Acceleration is the change in velocity over time. Velocity changes when speed, direction, or both changes. Anyone can build a simple accelerometer. The video below shows how to build an accelerometer and how to use it.
Teaching how the eyeball works usually involves showing diagrams of the eyeball and showing how light passes through the lens. Science teachers can also use Jello to make lenses that will show laser light refraction. I tried that and had disastrous results. I started to play around with mixing baby powder (mostly cornstarch) with red food coloring and water. I was quite pleased with the results. Go ahead and watch the video below to see what happens.
The idea for this demo came from Steve Spangler Science. In his post he states:
Tonic water might not be your first choice for a beverage, but it's the secret ingredient you'll need to make a glowing geyser. It turns out that tonic water will glow under a black light because tonic water contains quinine, a chemical that was originally added to tonic water to help fight off malaria in places like India and Africa. While the tonic water we drink today only contains a small amount of quinine, it's still enough to make your drink glow under black light.
Instead of using mentos to make a glowing gyser, I decided to do a Hero's fountain version. You can get a simple apparatus from teachersource.com that fits into 2 2L bottles. Where in your curriculum can you fit this? In eighth grade science we cover properites of matter such as denisty, phase at room temperature, color, flame color, smell, texture, etc. Some chemicals can be identified from the ability to fluoresce when exposed to uv light. I would maybe do this with a fountain of regular water and one with tonic water and then ask the students if the same chemical is in each founatin.
The alkali metals are highly reactive since they have one valence electron. One of those metals is sodium. It needs to give up one electron to become stable. When a cubic centimeter sized piece of sodium is placed into water, a vigorous chemical reaction occurs in which sodium hydroxide (NaOH) and hydrogen gas is produced. Wikipedia provides an excellent description of what happens during the reaction.
Sodium reacts exothermically with water: small pea-sized pieces will swim around the surface of the water until they are consumed by it, whereas large pieces will explode. While sodium metal reacts with water, you can observe that the sodium piece melts with the heat of the reaction to form a perfect sphere shape if the reacting sodium is small enough. The reaction with water produces very caustic sodium hydroxide and highly flammable hydrogen gas. In any case these are considered an extreme hazard and will cause severe skin and eye injury.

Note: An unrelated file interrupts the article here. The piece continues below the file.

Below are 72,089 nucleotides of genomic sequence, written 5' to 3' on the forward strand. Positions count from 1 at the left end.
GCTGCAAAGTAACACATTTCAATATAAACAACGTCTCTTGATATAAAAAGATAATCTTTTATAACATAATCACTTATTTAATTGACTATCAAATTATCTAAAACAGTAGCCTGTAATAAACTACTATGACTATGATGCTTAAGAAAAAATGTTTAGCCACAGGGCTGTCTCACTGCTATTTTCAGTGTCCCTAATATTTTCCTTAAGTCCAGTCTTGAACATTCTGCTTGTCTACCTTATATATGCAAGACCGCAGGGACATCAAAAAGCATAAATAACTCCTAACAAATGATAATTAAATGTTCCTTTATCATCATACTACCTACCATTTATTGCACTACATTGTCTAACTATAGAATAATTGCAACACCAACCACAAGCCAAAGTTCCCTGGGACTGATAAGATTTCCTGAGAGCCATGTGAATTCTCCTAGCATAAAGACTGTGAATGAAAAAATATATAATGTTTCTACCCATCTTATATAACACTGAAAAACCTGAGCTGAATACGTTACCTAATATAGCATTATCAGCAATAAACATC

In the video below a small pea sized piece of sodium is placed into water. It does ignite and explode. To avoid an explosion ice water should be used. To avoid ignition a safer method can be used in which a layer of mineral oil is placed on top of the water. The mineral doesn’t react with the sodium and prevents ignition.
For a safer sodium demo, fill a large graduated cylinder with and equal portion of water and mineral oil. The mineral oil will be on top. When sodium metal is dropped into the cylinder it won’t react with the mineral oil and when it touches the surface of the water, it reacts briefly to produce hydrogen gas bubbles, thus causing it to rise back up into the mineral oil.
One of my goals entering this new school year is to improve the teacher/parent relationship. After 15 years of teaching I have met many wonderful supporting parents, but I have to admit my view on parents has been tarnished by the few less than capable parents that I have encountered during that time. So I here is what I will pledge to all parents this coming school year.
- I will acknowledge that you know your son/daughter better than I do. I only have your child for 45 min a day. Granted, I see them in a different social context that you do, you actually have spent 11-12 years with them and you probably have more in depth knowledge of what they are like. I will use your insight to better help your son/daughter.
- As a student you have experienced many years of the education system and it may have been a negative and or positive experience and many of your fears and expectations are based on that. What you need the most is all the facts and information. The more information I can give you, the better you can make decisions. I will give you all the information about policies, procedures, standards, testing, grading, resources about my class and the school.
- I will contact you more. I will give you the positive information and the negative information, preferably in that order. I will do this mostly by email, since it more efficient than phone calls and more personable than the robotic phone dialing system that our school uses. Too often what you tell students during the day is not communicated on to the parent. I need to bridge that communication gap.
- I will respond to emails in a timely manner. During a busy school day it's easy to forget that you had to respond to that parent's email. On the flip side I will pledge to not respond quickly to a negative parent email. There needs to be a cooling off period, so that I can calmly and rationally respond to a hostile email. Sometimes it requires a good night's sleep and then cooler heads will prevail.
- I will presume positive intent. I will not prejudge the parent when the son/daughter does not meet expectations. Parents, you have the most challenging job in the world and you want only what is best for your child. I always need to remember that, and you are probably 10 times more frustrated with the situation than the teacher is.
I'm sure as the year goes on that I will have to adjust my pledge, but I think that this will be a good start and hopefully will lead to some good learning.